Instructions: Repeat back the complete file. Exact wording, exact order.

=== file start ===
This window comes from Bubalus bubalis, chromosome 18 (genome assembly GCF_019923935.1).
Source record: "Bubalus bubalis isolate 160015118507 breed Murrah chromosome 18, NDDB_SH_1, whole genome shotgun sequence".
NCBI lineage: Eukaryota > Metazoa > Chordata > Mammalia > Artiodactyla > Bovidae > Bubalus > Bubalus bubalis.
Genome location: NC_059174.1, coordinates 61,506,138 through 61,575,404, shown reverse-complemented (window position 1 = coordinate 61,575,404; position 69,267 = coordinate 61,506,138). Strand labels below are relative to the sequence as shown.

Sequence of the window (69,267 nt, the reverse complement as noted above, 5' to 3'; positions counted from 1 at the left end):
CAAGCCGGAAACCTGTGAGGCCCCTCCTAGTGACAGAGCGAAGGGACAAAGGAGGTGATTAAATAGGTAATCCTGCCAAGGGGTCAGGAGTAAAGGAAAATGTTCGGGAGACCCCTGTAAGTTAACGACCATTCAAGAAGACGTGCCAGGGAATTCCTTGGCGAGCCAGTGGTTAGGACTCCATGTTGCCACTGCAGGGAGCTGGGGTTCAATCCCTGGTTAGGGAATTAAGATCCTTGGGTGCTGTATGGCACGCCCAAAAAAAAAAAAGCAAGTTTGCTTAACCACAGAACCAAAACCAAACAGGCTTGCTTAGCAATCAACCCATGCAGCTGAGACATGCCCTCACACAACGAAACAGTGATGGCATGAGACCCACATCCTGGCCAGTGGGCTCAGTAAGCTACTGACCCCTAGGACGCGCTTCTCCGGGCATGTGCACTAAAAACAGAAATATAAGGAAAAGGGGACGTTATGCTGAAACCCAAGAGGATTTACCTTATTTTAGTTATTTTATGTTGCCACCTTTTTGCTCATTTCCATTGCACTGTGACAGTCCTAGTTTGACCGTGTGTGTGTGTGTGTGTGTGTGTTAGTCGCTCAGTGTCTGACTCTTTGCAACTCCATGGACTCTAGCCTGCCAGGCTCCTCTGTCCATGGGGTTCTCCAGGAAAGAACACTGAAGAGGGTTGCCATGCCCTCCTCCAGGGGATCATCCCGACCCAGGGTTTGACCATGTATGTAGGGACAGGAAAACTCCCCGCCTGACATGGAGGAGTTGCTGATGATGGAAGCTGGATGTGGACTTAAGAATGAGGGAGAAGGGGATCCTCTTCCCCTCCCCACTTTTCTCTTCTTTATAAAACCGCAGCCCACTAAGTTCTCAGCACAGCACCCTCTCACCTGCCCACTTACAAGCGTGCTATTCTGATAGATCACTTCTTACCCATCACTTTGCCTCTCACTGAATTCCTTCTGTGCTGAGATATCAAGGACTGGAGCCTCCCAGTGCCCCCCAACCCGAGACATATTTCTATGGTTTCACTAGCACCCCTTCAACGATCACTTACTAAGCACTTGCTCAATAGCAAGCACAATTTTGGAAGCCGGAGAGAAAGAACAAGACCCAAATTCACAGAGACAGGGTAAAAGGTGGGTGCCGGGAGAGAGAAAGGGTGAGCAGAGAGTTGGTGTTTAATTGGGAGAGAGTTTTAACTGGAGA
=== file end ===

This window comes from Bubalus bubalis, chromosome 18 (genome assembly GCF_019923935.1).
Source record: "Bubalus bubalis isolate 160015118507 breed Murrah chromosome 18, NDDB_SH_1, whole genome shotgun sequence".
NCBI lineage: Eukaryota > Metazoa > Chordata > Mammalia > Artiodactyla > Bovidae > Bubalus > Bubalus bubalis.
Genome location: NC_059174.1, coordinates 61,506,138 through 61,575,404, shown reverse-complemented (window position 1 = coordinate 61,575,404; position 69,267 = coordinate 61,506,138). Strand labels below are relative to the sequence as shown.

Sequence of the window (69,267 nt, the reverse complement as noted above, 5' to 3'; positions counted from 1 at the left end):
CAAGCCGGAAACCTGTGAGGCCCCTCCTAGTGACAGAGCGAAGGGACAAAGGAGGTGATTAAATAGGTAATCCTGCCAAGGGGTCAGGAGTAAAGGAAAATGTTCGGGAGACCCCTGTAAGTTAACGACCATTCAAGAAGACGTGCCAGGGAATTCCTTGGCGAGCCAGTGGTTAGGACTCCATGTTGCCACTGCAGGGAGCTGGGGTTCAATCCCTGGTTAGGGAATTAAGATCCTTGGGTGCTGTATGGCACGCCCAAAAAAAAAAAAGCAAGTTTGCTTAACCACAGAACCAAAACCAAACAGGCTTGCTTAGCAATCAACCCATGCAGCTGAGACATGCCCTCACACAACGAAACAGTGATGGCATGAGACCCACATCCTGGCCAGTGGGCTCAGTAAGCTACTGACCCCTAGGACGCGCTTCTCCGGGCATGTGCACTAAAAACAGAAATATAAGGAAAAGGGGACGTTATGCTGAAACCCAAGAGGATTTACCTTATTTTAGTTATTTTATGTTGCCACCTTTTTGCTCATTTCCATTGCACTGTGACAGTCCTAGTTTGACCGTGTGTGTGTGTGTGTGTGTGTGTTAGTCGCTCAGTGTCTGACTCTTTGCAACTCCATGGACTCTAGCCTGCCAGGCTCCTCTGTCCATGGGGTTCTCCAGGAAAGAACACTGAAGAGGGTTGCCATGCCCTCCTCCAGGGGATCATCCCGACCCAGGGTTTGACCATGTATGTAGGGACAGGAAAACTCCCCGCCTGACATGGAGGAGTTGCTGATGATGGAAGCTGGATGTGGACTTAAGAATGAGGGAGAAGGGGATCCTCTTCCCCTCCCCACTTTTCTCTTCTTTATAAAACCGCAGCCCACTAAGTTCTCAGCACAGCACCCTCTCACCTGCCCACTTACAAGCGTGCTATTCTGATAGATCACTTCTTACCCATCACTTTGCCTCTCACTGAATTCCTTCTGTGCTGAGATATCAAGGACTGGAGCCTCCCAGTGCCCCCCAACCCGAGACATATTTCTATGGTTTCACTAGCACCCCTTCAACGATCACTTACTAAGCACTTGCTCAATAGCAAGCACAATTTTGGAAGCCGGAGAGAAAGAACAAGACCCAAATTCACAGAGACAGGGTAAAAGGTGGGTGCCGGGAGAGAGAAAGGGTGAGCAGAGAGTTGGTGTTTAATTGGGAGAGAGTTTTAACTGGAGA